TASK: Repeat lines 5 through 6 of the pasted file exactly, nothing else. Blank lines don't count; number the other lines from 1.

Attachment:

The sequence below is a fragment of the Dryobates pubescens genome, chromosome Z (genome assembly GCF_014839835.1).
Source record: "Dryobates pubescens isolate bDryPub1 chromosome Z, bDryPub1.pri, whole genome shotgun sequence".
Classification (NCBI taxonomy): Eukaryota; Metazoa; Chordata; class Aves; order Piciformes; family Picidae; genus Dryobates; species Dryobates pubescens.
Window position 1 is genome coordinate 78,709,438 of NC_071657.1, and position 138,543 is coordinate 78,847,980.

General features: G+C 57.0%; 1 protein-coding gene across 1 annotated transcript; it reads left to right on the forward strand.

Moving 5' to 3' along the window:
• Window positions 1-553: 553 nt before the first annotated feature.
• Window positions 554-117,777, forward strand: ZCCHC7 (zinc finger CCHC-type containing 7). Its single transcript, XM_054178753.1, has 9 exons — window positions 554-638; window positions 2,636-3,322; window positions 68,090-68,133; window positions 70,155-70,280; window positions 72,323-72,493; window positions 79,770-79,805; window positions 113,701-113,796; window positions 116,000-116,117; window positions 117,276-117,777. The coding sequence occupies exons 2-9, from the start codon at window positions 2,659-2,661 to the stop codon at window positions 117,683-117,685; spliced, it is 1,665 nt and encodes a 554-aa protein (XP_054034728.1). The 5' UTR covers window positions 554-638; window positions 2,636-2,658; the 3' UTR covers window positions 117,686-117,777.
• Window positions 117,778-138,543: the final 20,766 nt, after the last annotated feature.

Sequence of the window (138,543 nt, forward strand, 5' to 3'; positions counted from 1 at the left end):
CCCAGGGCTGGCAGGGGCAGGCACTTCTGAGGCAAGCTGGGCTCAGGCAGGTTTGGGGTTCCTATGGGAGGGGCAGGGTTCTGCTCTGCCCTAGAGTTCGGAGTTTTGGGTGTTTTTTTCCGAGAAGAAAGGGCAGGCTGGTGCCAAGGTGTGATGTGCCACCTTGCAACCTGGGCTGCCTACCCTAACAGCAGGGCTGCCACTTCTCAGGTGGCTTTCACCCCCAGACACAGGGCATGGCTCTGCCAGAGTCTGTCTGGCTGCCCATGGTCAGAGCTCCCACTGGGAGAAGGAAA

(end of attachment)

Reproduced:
General features: G+C 57.0%; 1 protein-coding gene across 1 annotated transcript; it reads left to right on the forward strand.

Moving 5' to 3' along the window: